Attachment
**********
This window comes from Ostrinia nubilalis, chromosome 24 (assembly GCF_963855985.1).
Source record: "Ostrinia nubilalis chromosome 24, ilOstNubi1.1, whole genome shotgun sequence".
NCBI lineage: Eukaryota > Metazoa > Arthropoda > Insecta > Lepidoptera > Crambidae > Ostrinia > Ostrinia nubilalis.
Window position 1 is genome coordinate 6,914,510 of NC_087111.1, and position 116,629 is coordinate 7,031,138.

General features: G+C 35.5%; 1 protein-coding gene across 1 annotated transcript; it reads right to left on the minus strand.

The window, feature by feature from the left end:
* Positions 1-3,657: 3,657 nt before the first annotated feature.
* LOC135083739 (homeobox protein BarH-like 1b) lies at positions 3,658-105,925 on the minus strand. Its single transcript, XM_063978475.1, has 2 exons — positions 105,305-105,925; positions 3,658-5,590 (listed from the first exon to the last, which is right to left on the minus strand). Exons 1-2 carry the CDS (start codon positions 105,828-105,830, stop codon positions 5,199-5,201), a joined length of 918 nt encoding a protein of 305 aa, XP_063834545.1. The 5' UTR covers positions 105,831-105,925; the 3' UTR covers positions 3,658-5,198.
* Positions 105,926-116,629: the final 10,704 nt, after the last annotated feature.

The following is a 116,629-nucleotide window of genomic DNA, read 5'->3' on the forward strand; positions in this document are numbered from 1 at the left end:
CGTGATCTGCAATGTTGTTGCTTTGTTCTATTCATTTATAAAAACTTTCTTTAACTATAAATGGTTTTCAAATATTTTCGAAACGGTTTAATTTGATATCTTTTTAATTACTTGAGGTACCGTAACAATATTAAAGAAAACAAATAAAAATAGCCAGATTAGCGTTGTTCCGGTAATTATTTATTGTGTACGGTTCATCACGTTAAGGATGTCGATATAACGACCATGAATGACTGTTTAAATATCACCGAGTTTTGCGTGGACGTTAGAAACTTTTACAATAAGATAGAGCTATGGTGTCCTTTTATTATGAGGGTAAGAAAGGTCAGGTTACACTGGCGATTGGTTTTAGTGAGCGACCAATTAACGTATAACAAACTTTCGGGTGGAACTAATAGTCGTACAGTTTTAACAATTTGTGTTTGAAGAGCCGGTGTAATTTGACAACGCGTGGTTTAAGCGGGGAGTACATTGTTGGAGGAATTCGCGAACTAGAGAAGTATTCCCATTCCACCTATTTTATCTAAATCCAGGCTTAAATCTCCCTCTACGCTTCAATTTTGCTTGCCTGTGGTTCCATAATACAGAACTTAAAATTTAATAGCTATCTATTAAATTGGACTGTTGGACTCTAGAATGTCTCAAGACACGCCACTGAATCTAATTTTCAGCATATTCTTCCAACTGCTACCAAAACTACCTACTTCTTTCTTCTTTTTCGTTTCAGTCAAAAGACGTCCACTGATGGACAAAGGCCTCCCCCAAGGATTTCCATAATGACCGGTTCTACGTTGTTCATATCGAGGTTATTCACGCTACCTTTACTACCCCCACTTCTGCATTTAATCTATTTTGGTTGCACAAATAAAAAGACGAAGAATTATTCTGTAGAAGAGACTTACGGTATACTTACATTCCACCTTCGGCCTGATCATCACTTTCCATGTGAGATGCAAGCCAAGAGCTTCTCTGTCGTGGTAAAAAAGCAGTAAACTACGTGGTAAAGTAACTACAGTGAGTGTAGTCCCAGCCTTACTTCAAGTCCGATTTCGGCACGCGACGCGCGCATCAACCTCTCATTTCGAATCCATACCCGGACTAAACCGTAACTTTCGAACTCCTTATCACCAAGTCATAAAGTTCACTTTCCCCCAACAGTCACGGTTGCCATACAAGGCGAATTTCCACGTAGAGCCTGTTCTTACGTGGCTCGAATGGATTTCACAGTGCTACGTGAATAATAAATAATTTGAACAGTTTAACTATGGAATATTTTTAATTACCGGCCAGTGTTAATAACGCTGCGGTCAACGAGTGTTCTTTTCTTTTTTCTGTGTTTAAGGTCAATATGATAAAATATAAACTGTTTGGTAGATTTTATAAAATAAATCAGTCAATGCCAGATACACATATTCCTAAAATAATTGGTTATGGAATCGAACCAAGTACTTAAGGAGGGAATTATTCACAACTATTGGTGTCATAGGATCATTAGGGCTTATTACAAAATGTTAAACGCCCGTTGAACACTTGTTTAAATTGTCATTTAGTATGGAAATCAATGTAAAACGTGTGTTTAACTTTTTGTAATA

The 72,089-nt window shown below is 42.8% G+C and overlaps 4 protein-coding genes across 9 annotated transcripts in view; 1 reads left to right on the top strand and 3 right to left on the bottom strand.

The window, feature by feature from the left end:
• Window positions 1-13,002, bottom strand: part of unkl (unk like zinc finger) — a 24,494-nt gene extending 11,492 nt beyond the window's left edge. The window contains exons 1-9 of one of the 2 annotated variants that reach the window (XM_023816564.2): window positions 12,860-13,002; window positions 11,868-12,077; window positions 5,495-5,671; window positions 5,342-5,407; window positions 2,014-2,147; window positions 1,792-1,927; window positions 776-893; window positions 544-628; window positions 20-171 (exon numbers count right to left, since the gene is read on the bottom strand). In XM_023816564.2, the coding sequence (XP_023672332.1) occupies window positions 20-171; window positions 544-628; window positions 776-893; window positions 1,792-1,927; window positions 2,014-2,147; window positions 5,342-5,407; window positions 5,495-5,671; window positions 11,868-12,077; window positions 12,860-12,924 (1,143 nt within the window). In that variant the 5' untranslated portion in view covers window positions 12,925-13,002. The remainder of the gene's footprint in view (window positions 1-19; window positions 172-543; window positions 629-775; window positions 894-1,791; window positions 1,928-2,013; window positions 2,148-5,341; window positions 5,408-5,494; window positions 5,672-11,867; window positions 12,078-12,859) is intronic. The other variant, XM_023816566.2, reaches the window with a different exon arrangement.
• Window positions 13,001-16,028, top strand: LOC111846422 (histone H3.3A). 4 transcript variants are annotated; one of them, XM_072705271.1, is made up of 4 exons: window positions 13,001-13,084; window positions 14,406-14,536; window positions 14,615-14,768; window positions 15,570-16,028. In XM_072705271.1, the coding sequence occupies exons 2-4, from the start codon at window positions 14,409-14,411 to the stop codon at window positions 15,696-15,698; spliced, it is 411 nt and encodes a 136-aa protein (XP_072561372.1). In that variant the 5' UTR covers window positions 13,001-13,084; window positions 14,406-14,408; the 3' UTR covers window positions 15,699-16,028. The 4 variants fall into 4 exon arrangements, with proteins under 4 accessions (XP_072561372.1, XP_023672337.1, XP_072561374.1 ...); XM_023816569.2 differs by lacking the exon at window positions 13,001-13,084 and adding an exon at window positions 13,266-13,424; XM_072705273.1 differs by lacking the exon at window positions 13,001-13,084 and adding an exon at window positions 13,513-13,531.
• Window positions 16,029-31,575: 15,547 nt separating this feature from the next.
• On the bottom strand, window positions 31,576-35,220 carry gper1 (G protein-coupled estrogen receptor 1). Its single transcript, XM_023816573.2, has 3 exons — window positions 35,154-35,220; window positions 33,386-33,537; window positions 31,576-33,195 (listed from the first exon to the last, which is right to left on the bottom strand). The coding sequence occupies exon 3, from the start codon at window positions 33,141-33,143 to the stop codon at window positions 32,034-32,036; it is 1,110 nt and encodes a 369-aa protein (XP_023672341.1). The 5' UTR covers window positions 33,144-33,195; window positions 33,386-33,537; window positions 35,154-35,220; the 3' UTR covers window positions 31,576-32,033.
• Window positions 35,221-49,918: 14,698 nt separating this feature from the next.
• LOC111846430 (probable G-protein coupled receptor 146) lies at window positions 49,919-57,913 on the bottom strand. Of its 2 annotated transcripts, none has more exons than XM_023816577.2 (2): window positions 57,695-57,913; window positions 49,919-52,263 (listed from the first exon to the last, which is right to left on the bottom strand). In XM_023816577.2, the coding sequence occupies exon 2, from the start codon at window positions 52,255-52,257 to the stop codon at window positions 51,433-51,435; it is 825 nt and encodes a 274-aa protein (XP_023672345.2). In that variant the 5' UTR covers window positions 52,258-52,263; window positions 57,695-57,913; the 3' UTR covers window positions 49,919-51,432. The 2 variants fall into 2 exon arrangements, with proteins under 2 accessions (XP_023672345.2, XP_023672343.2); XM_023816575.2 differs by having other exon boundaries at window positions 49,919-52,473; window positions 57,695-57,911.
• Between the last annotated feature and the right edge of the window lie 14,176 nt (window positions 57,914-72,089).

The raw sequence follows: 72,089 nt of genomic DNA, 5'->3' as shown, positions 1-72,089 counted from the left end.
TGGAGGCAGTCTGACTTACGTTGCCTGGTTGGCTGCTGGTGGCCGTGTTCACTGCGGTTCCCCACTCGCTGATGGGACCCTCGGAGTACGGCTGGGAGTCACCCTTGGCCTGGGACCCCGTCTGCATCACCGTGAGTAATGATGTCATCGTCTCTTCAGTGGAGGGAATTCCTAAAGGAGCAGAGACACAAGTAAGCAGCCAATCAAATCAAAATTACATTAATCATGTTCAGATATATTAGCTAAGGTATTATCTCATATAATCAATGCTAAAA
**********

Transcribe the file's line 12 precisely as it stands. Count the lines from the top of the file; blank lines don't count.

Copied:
The 72,089-nt window shown below is 42.8% G+C and overlaps 4 protein-coding genes across 9 annotated transcripts in view; 1 reads left to right on the top strand and 3 right to left on the bottom strand.